In many aspects, it’s been a rough 13 months because of the coronavirus pandemic.
The worldwide death toll is approaching 3 million people, including well over half a million in the U.S., more than 8,000 in South Carolina and nearly 200 in Aiken County.
The impact on the economy also has been well documented, including the toll it has taken on small businesses and restaurants.
Back-to-back Masters Tournaments have been played with limited or no patrons, and that has had a trickle-down effect on visitors who spill into Aiken County to play golf, shop, dine and stay in hotels.
Fortunately, there is light at the end of the tunnel. We are seeing more and more Americans become fully vaccinated against COVID-19, and in turn we have received plenty of good economic news recently in our area.
We’ve had two big economic development announcements already this year. The latest, Central States Manufacturing Inc.’s decision to locate at Sage Mill Industrial Park in Graniteville, will bring a $13 million investment and create 70 new jobs. That comes on the heels of Generac, which announced in February it would start operations in Edgefield County that would create 450 jobs.
“Aiken County is not only a great place to live, work and play, but also an outstanding location to invest, build and dream,” Aiken County Council Chairman Gary Bunker said in the Central States announcement.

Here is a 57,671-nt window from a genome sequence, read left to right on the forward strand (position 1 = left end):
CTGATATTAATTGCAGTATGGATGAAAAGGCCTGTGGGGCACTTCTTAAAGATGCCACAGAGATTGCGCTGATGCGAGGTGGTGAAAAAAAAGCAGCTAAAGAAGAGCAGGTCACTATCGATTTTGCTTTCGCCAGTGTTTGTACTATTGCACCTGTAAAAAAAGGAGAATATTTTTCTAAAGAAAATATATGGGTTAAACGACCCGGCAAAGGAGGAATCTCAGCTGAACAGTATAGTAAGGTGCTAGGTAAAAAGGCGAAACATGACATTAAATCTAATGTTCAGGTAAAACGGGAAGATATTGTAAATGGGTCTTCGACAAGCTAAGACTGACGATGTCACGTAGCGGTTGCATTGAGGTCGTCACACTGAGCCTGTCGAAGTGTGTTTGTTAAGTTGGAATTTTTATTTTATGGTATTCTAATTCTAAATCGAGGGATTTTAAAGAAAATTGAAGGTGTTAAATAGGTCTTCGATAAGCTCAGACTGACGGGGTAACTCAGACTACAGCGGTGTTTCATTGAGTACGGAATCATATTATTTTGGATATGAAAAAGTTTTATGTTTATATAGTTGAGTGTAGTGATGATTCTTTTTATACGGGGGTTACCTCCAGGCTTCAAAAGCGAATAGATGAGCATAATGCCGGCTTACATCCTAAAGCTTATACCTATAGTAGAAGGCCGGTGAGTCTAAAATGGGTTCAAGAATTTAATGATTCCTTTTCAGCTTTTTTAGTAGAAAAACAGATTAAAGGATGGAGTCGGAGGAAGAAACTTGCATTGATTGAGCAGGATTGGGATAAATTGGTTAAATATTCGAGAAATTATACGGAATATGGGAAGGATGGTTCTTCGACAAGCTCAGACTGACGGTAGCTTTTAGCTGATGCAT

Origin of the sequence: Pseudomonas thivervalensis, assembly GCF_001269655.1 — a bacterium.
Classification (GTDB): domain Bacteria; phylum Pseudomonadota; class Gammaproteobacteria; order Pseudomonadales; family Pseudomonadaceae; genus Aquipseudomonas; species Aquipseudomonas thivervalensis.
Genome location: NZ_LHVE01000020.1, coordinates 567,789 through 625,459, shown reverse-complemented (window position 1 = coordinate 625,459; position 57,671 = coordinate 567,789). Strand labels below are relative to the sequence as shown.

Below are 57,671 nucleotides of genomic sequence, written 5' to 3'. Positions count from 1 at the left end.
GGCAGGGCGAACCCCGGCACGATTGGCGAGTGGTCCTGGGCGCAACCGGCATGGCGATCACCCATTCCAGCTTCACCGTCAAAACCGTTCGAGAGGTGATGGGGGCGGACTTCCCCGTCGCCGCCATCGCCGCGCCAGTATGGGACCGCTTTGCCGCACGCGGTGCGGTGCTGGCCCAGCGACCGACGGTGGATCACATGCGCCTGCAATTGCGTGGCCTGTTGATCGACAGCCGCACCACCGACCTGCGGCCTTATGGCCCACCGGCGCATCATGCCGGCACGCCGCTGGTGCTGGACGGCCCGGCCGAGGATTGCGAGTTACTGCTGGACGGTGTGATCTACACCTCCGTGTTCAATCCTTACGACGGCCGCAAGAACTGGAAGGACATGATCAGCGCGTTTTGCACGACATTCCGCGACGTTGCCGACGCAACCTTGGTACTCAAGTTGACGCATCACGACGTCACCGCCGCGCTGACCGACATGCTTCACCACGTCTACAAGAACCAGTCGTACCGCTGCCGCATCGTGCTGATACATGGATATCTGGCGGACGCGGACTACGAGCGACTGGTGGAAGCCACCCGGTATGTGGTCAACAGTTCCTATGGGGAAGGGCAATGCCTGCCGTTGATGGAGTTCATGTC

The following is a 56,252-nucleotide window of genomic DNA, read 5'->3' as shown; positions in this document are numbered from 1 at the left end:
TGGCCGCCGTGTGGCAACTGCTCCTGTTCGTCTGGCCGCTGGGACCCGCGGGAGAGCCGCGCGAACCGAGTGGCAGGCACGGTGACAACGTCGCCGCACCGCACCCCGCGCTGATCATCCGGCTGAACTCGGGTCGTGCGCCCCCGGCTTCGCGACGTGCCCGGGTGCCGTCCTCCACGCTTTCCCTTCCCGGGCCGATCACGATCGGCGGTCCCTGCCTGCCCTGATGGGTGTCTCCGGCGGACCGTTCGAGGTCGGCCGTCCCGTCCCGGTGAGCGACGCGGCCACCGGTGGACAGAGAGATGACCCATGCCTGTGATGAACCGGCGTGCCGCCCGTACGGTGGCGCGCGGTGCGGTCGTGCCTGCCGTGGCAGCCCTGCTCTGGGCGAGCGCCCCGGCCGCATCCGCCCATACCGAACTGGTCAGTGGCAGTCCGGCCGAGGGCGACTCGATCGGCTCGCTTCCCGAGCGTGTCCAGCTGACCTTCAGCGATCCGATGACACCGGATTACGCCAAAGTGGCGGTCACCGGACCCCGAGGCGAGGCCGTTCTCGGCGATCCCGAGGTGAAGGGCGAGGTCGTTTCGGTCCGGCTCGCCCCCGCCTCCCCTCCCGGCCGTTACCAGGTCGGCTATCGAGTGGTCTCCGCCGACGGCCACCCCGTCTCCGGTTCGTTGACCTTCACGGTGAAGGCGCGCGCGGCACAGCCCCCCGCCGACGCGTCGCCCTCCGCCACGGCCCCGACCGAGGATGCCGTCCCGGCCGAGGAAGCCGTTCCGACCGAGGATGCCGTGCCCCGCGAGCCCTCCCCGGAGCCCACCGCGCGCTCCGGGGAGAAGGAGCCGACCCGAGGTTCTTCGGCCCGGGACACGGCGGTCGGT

It’s part of Bunker’s job to lead the cheers for new businesses, and he’s right. Aiken County is not only a great place to raise a family or settle into retirement, but there are also plenty of business opportunities.
To do business, particularly in rural areas, upgrades to services are needed. High-speed internet service has been a sore spot for some areas of the county, but Aiken Electric Cooperative CEO Gary Stooksbury recently announced help is on the way.
Thanks to a partnership with CarolinaConnect, 350 miles of fiberoptic cable is being installed in unserved and underserved areas. The target date for completion is June 1.
All around the county, there is growth. Take a drive down Bettis Academy Road, near Interstate 20, and you’ll see all of the new housing developments. Business is bustling on Aiken’s Southside, particularly on Whiskey Road, and more projects are on the way.
We were sad to report that True Value was closing after more than 60 years in downtown Aiken, but that decision was made more with the owners’ retirement in mind than because of the store’s performance.
Speaking of downtown, there appears to be some movement in the works on some long-awaited projects. In a recent letter, Aiken Mayor Rick Osbon outlined his hopes for redeveloping Hotel Aiken, bringing a convention center to the city and addressing the downtown area’s parking needs.
These initiatives would likely dovetail with Project Pascalis, the city’s codename for a commercial development project that is in the works.
All of the economic news in recent weeks adds up to a rosy outlook. There are still COVID-19 challenges to overcome, but Aiken County is ready to go and the light appears to be green.
Originally Appeared On: https://www.postandcourier.com/aikenstandard/opinion/editorial-economic-outlook-is-rosy-in-aiken-county/article_78f268a0-9ee6-11eb-8cc8-7703882298b7.html